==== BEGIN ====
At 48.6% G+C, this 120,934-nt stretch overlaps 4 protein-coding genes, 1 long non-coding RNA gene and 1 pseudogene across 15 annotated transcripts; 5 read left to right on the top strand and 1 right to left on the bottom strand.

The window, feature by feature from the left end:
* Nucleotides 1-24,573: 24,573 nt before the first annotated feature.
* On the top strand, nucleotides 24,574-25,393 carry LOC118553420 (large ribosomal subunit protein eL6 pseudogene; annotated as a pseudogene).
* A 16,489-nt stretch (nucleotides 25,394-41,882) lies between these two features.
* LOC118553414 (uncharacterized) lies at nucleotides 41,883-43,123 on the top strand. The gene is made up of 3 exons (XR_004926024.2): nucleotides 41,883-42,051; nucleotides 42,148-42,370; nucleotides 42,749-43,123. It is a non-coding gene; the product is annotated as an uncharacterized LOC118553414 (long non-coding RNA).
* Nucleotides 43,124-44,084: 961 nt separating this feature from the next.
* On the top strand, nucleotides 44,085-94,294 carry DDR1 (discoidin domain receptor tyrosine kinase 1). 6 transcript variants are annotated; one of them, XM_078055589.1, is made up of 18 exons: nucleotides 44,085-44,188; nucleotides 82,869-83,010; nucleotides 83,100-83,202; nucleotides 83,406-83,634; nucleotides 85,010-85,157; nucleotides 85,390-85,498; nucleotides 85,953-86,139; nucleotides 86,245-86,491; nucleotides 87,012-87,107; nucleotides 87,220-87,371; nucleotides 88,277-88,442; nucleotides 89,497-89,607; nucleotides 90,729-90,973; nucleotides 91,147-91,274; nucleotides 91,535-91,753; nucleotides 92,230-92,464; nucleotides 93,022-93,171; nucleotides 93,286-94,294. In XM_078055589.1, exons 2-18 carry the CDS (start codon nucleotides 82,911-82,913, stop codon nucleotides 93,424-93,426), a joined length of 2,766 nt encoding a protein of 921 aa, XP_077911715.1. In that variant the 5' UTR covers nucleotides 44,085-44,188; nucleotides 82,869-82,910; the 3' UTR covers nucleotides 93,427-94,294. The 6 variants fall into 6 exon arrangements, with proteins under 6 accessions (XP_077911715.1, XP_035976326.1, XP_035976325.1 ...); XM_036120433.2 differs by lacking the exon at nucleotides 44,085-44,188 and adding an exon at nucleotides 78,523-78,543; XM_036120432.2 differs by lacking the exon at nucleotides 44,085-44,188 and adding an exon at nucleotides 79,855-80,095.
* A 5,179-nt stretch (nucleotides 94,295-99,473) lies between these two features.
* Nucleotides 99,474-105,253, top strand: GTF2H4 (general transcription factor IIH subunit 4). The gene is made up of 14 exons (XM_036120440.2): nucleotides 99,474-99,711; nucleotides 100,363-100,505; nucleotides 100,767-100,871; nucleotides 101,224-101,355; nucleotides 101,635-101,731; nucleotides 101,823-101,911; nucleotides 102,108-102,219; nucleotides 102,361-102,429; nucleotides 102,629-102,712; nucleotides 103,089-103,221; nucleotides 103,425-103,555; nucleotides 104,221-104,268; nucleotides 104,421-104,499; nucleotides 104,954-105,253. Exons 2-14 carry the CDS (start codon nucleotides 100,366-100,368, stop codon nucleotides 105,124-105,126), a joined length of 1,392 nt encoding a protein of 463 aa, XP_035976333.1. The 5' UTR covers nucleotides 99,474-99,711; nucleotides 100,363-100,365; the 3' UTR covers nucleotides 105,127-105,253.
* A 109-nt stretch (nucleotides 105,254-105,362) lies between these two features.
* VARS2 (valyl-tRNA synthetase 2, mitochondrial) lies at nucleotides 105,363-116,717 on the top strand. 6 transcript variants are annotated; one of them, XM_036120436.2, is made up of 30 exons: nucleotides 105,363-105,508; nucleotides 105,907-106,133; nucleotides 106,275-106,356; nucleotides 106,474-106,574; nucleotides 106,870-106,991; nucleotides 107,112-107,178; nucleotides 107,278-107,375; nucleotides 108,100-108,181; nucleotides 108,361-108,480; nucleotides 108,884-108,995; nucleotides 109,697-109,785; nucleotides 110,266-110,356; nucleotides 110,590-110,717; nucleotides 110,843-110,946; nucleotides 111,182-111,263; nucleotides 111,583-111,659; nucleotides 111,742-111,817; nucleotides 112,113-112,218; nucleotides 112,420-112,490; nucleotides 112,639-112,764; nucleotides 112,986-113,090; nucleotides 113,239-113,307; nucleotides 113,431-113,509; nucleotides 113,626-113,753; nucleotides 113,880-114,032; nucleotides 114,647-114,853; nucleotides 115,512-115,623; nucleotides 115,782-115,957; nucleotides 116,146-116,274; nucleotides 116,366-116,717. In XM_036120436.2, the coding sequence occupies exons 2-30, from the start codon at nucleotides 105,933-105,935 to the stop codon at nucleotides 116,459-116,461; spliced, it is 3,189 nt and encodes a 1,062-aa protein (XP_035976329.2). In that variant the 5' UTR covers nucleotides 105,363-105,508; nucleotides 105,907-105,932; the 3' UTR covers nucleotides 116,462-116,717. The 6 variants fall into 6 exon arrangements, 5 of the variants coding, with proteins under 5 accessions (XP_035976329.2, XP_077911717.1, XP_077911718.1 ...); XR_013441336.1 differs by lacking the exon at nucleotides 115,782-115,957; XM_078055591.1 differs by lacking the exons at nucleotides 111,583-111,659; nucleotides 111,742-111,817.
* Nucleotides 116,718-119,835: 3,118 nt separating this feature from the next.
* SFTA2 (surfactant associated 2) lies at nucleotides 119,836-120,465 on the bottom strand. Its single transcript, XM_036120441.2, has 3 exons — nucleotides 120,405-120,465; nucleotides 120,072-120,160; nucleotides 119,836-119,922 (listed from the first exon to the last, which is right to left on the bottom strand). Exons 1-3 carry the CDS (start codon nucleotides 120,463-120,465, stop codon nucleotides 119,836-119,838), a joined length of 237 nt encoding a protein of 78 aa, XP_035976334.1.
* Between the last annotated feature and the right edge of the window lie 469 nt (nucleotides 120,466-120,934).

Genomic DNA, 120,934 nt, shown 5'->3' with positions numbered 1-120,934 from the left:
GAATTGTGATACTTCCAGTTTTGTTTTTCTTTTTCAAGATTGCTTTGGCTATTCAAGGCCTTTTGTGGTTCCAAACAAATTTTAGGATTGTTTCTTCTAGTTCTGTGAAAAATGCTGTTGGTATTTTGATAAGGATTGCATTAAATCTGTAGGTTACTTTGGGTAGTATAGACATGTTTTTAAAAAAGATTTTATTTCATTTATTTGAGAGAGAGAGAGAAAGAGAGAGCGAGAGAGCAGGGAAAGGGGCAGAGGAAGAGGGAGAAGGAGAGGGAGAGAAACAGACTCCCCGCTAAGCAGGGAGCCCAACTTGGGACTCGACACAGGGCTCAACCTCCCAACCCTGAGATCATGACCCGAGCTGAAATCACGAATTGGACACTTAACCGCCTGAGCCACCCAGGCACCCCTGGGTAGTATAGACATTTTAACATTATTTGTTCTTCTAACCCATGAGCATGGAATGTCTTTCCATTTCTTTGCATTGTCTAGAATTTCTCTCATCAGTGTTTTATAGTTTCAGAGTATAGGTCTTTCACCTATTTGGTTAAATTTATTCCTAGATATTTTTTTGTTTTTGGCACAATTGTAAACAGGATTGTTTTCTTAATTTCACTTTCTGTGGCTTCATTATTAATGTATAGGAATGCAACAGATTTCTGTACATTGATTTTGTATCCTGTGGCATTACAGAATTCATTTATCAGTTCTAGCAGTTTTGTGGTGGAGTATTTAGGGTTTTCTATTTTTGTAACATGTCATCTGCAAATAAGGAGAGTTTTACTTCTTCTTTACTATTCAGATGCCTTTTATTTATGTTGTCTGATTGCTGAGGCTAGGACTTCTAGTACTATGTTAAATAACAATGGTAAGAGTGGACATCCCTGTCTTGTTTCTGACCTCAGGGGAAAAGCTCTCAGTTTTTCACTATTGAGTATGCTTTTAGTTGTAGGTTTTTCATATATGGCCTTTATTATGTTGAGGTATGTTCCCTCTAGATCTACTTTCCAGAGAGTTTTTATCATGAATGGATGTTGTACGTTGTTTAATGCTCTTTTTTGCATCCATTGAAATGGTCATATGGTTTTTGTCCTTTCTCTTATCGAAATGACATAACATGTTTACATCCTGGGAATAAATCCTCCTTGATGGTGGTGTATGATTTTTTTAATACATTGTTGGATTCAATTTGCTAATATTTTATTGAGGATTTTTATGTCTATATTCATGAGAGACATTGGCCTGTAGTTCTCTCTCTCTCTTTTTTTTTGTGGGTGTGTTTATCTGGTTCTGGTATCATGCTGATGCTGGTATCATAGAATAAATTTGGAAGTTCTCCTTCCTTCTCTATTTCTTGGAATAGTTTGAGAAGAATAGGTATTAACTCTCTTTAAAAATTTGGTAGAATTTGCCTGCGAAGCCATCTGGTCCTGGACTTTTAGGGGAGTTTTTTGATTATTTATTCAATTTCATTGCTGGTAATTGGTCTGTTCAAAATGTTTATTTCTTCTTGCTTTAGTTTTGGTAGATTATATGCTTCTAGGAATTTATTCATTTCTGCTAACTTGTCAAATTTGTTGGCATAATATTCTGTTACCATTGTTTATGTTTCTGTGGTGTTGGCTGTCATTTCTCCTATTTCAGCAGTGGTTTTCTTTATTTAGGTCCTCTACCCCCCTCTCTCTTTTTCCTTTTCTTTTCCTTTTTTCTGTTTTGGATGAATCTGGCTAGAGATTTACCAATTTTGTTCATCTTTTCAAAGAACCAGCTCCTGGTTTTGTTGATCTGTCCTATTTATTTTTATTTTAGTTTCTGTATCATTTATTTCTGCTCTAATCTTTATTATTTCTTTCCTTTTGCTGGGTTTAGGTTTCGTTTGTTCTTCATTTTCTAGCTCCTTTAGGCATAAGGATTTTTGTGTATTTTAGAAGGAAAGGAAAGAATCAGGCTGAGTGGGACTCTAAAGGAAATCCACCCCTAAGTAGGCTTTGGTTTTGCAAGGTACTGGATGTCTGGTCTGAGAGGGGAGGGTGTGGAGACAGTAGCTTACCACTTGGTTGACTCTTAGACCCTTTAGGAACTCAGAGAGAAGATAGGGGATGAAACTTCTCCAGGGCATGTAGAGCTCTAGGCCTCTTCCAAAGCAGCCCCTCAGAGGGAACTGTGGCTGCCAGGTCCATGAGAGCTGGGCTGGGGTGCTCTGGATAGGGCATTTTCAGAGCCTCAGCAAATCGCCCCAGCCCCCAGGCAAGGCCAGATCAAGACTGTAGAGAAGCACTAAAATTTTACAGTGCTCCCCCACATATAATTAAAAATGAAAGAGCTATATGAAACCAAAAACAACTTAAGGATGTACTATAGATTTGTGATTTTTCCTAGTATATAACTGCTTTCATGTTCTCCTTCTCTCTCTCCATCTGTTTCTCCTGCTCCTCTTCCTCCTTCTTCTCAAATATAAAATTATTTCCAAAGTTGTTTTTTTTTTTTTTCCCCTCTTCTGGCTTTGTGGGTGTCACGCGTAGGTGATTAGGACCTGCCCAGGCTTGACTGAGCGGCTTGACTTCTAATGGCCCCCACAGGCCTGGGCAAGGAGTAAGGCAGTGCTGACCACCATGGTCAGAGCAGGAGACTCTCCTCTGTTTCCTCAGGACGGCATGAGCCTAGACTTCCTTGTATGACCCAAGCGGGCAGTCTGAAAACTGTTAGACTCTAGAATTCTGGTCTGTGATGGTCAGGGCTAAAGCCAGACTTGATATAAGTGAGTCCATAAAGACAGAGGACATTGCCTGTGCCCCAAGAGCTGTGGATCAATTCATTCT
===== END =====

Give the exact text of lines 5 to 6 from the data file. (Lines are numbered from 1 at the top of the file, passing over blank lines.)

* A 16,489-nt stretch (nucleotides 25,394-41,882) lies between these two features.
* LOC118553414 (uncharacterized) lies at nucleotides 41,883-43,123 on the top strand. The gene is made up of 3 exons (XR_004926024.2): nucleotides 41,883-42,051; nucleotides 42,148-42,370; nucleotides 42,749-43,123. It is a non-coding gene; the product is annotated as an uncharacterized LOC118553414 (long non-coding RNA).